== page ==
“How To Talk To Girls At Parties” by Neil Gaiman (2016)

1 Comment

“‘Come on,’ said Vic. ‘It’ll be great.'”

This is just a quick one here for a very short book. I’d read the short story of this in Neil Gaiman’s 2006 collection Fragile Things already, but it was oddly memorable and I was intrigued by this visual retelling.

It’s the 1970s, and two teenagers, Enn and Vic, are on their way to a party. Enn doesn’t want to go because he’s crap with girls, and Vic does because he’s a natural when it comes to pulling. When they arrive, Enn is swiftly abandoned because Vic has gone off with Stella. Deciding to follow his friend’s lead, however, he begins talking to a few of the girls. Unfortunately, they’re not quite the girls that the boys were expecting…

Short but incredibly engaging, the plot is snappy and Enn a likeable protagonist. On a personal note, I have a bit of a thing for women who look like they know when the universe is going to end (i.e. Natalie Dormer), or could kick my arse (i.e. Natalie Dormer), and the book is full of them. As is often the case with Gaiman, you can’t ever be really sure what’s real and what isn’t, and no proper explanations are given related to what happened at the party.

Similarly, it is in keeping with his themes of magic realism, the unknown, and normal people getting caught up in really weird scenarios. Plus the illustrations are utterly charming and beautiful, penned by twin artists Fabio Moon and Gabriel Ba. I’m unfamiliar with their work, but they have a beautiful style and the characters jump off the page and beckon you to join them. A really joyous, if creepy, read.

I’m currently crowdfunding to get my second novel, The Third Wheel, published. In it, we meet Dexter who is struggling with the fact that he’s the last single friend of his group. When aliens invade, however, it puts a lot of things into perspective. The project is over a third of the way funded, and if you’d like to know more or pledge your support to the project, please click here.

Advertisements

“The Stag and Hen Weekend” by Mike Gayle (2012)

2 Comments

stag hen

Confuses the hell out of people sat opposite you on the Tube.

“Shouldn’t you be packing?”

Stag and hen weekends have become bigger and bigger over time. They used to just be an excuse to get hammered at the pub, and now they’re whole weekends in spas, foreign cities, paintball ranges or water parks. This book is about two very big ones, and should my stag do be only a quarter as eventful as these ones, it might still be good much.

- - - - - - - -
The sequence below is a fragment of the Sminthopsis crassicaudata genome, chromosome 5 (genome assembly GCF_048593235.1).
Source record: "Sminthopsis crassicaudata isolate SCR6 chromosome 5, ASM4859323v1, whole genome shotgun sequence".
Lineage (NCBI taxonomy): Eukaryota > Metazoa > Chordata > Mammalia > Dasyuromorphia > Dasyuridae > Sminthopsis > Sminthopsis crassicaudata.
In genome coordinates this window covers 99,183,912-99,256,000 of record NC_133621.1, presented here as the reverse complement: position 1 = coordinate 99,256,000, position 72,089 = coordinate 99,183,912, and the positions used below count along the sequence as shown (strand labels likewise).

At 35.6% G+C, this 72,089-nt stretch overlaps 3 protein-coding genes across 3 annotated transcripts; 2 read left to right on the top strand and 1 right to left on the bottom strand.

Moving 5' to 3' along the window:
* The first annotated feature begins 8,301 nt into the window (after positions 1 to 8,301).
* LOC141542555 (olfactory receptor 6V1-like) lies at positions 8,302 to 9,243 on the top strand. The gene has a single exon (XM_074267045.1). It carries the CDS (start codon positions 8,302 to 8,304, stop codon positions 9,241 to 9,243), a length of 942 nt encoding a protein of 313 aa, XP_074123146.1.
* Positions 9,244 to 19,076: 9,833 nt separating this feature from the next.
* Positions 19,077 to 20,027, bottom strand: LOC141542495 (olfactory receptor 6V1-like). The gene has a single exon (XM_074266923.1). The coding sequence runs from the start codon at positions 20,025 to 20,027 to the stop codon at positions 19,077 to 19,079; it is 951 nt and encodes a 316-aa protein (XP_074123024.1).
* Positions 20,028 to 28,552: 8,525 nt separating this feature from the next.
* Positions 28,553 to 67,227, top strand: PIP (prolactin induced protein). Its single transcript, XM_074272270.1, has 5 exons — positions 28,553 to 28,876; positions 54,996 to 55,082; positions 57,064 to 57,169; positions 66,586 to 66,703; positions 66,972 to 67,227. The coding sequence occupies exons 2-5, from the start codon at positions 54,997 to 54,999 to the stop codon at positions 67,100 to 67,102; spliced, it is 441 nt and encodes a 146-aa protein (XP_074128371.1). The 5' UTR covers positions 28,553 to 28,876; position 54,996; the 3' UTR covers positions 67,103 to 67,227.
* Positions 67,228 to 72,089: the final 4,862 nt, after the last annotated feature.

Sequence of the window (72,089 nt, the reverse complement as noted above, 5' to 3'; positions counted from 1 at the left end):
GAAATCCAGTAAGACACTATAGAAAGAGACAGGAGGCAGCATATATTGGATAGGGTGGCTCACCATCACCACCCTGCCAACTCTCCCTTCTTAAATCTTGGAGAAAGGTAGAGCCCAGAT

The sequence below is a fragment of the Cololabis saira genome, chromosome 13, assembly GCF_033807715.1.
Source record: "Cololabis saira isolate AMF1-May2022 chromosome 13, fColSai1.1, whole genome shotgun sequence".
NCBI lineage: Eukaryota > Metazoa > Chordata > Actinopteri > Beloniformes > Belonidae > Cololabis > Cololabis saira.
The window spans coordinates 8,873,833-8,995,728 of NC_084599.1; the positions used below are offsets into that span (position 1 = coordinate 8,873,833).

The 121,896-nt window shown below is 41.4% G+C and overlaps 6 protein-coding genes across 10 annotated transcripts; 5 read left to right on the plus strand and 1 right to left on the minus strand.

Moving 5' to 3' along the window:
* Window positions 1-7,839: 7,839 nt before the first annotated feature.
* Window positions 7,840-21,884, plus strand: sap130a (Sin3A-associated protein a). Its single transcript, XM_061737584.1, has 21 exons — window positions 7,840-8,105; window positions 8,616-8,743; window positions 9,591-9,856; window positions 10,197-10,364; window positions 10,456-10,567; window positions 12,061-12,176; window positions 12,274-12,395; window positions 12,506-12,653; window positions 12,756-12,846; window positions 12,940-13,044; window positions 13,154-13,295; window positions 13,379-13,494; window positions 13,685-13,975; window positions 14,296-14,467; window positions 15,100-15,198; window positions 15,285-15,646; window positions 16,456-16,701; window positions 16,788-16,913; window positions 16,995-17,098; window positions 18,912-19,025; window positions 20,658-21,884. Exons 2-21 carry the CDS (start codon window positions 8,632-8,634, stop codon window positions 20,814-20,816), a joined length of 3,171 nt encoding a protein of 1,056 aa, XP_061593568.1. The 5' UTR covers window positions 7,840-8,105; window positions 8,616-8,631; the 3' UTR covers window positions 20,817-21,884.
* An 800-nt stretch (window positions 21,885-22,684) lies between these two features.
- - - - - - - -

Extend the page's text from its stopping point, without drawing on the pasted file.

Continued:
This is actually two books in one. Two hundred pages cover the events of the stag weekend, and then you flip the book over and read from the other side for another two hundred pages of the hen weekend. Or, read the hen weekend first and then go for the stags. I don’t know if it makes too much difference. I read stag-then-hen, which seemed to make most sense to me, but going the other way would probably be fine – either way you won’t understand things in the other until later.

So, this is the story of engaged couple Phil and Helen. He owns an electronics store, she is a successful local DJ and they appear to be blissfully in love. But here, a week before their marriage and spending time with their friends, the cracks are beginning to show. It doesn’t help that things have turned sour between their best friends, married couple Simon and Yaz, and that Phil’s hateful sister Caitlin is going on the hen weekend, or that Phil’s estranged dad has crashed the stag weekend.

I’ve read all of Mike Gayle’s work now, and I am a fan of his. In many respects, I see quite a lot of him in my own writing. Perhaps I’ve borrowed a style from him. It’s not exactly the same, but occasionally our phrasing overlaps. He’s just got more talent than me. I can’t pretend that this is the best of his work (I think that’s Brand New Friend) but it is enjoyable and the concept is unique and engaging. The main characters are perhaps not particularly likeable – rash, fairly selfish and plagued by insecurity – but the suspense left at the end of the novel is really rather palpable.

It’s a novel about doing the wrong things and saying the right things. And it’s sometimes pleasing to see that even when you’re in your late thirties, you still don’t really know a thing about life.